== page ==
The latest Affordable Care Act enrollment figures for New York reveal a troubling trend: Free and nearly free government-funded programs are crowding out private-sector plans in the state’s health insurance marketplace.
The state’s health care exchange, known as the New York State of Health, reported this month that its overall enrollment for 2016 rose to a new high of 2.8 million, inching the state closer to the worthy goal of universal coverage.
But only 272,000 of those people bought private insurance, the lowest number in the exchange’s three-year history, down 34 percent from 2015.
That’s by far the largest such decline of any state in a year that saw nationwide enrollment in private ACA plans grow by 8.5 percent.
The explanation is simple: This is the year that the Cuomo administration launched the state’s Essential Plan, offering government-sponsored health coverage at little or no cost to people making up to twice the federal poverty level ($23,760 for an individual, $48,600 for a family of four).
Under an optional provision of President Obama’s health reform law – which only New York and Minnesota have chosen to exercise – the federal government pays most of the cost.
Even with minimal publicity, the program attracted 380,000 New Yorkers in its first year – and no wonder. For one thing, people who qualify for the Essential Plan are no longer eligible for tax credits under the Affordable Care Act to offset the cost of private coverage. For them, as a practical matter, it’s the Essential Plan or nothing.
Second, with premiums of either $20 or $0 a month, minimal copayments and no annual deductible, the state is practically giving insurance away. As pointed out in a marketing video evidently aimed at young, urban types, the monthly cost of comprehensive coverage is comparable to the price of a “sweet fedora,” a bejeweled smart-phone case, or a used ukulele.
So the Essential Plan is an undeniable bargain for those who get it, but it has less desirable side effects for the state as a whole.
To begin with, the program is diverting hundreds of thousands of people out of the market for direct-pay private health insurance, which the Affordable Care Act was supposed to be supporting and expanding. Without a healthy, functioning direct-pay market, the law cannot work as intended.
And New York’s market needs all of the paying customers it can get, to spread risk across the largest possible pool and generate stable revenue.
So far, New York State of Health has been struggling to find those customers.
Consider how the New York exchange’s performance compares to that of Florida, a state of similar size. While New York sold 272,000 private Affordable Care Act policies, Florida sold 1.7 million. The New York State of Health exchange is reaching just 22 percent of the target population for private ACA plans, the second-lowest rate in the country, according to an analysis by the Kaiser Family Foundation.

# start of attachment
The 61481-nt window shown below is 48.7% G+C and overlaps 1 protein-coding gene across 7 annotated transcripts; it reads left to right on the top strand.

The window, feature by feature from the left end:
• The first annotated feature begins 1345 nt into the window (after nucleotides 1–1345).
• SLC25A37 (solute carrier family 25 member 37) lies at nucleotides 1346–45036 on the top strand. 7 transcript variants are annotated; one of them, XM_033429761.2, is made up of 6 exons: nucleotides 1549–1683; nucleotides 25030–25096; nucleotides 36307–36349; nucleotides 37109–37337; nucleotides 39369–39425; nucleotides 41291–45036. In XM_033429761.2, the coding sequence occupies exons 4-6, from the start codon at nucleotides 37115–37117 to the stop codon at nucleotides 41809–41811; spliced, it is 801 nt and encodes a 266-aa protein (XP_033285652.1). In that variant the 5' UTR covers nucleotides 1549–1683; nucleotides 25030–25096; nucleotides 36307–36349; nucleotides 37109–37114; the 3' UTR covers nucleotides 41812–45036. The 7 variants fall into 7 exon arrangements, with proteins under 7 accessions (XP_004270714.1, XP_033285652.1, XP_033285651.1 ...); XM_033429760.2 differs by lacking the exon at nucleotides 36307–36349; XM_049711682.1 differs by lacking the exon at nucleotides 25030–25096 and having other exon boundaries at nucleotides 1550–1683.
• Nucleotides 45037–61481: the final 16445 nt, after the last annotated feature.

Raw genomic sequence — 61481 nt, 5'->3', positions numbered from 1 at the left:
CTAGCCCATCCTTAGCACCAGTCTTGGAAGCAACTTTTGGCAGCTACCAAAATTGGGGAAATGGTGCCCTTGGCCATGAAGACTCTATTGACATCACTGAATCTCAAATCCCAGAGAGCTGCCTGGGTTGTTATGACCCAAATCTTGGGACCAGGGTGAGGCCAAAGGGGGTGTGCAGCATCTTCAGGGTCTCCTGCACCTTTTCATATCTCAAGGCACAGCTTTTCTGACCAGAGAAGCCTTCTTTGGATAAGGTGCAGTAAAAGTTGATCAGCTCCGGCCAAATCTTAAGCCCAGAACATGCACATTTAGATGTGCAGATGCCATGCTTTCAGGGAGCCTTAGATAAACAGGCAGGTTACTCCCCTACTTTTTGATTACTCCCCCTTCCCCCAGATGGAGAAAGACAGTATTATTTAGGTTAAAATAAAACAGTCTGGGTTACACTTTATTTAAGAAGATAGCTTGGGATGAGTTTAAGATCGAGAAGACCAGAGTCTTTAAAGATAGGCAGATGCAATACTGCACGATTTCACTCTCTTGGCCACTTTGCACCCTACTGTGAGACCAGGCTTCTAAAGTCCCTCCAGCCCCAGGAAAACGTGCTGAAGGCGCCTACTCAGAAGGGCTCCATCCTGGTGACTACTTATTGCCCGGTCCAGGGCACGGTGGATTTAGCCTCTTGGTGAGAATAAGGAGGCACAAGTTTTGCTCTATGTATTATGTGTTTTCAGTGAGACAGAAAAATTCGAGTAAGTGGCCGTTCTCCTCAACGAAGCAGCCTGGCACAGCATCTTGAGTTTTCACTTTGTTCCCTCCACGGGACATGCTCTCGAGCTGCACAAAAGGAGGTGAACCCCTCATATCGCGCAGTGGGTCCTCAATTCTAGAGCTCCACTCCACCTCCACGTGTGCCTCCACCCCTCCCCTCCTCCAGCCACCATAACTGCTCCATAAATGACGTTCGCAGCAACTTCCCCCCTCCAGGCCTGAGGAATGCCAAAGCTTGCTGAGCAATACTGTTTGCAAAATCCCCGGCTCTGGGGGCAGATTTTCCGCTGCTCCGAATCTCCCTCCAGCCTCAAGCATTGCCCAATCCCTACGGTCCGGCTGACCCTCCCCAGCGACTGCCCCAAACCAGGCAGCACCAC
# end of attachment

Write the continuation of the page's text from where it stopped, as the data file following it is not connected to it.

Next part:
New York also has the second-highest insurance premiums in the country, undoubtedly contributing to the low enrollment numbers. As it happens, the Essential Plan could well make that worse.
The exchange’s enrollment report shows that Essential Plan members skew younger, which usually means healthier: Forty-two percent of its enrollees are older than 45, compared to 51 percent for those buying private coverage through the exchange. Both insurance company executives and independent analysts have predicted that removing this cohort from the private market will push up premiums for those left behind.
The danger is that higher costs will push other younger, healthier people to give up coverage, leaving behind the sicker customers who especially need insurance, setting up a vicious cycle of rising costs and shrinking enrollment. This pattern, known as a “death spiral,” all but killed New York’s direct-pay insurance market before the Affordable Care Act revived it in 2014.
The Essential Plan also marks a significant expansion of New York’s taxpayer-financed health-care system, which is already one of the nation’s most generous and expensive. The rolls of the state’s Medicaid health plan for the poor and disabled stand at 6.1 million, or 31 percent of the population. The Essential Plan layers another two percentage points on top of that, with more likely to come.
The Cuomo administration says the program actually saves money for the state by leveraging federal aid for certain noncitizens whose care is now fully paid for with state dollars. Of course, those federal funds ultimately come out of taxpayers’ pockets, too.
Supporters of the Essential Plan say that private insurance remains prohibitively expensive for poorer families, even with the help of Affordable Care Act tax credits. For many, that is undoubtedly true.
But why not try to close that affordability gap by tackling the factors that keep premiums high, including Albany-imposed insurance taxes and coverage mandates? Why not gear state policy toward bringing New York’s health costs closer to national norms?
At the very least, officials should rethink the design of the Essential Plan – to protect the viability of the private insurance market for those New Yorkers who still need it.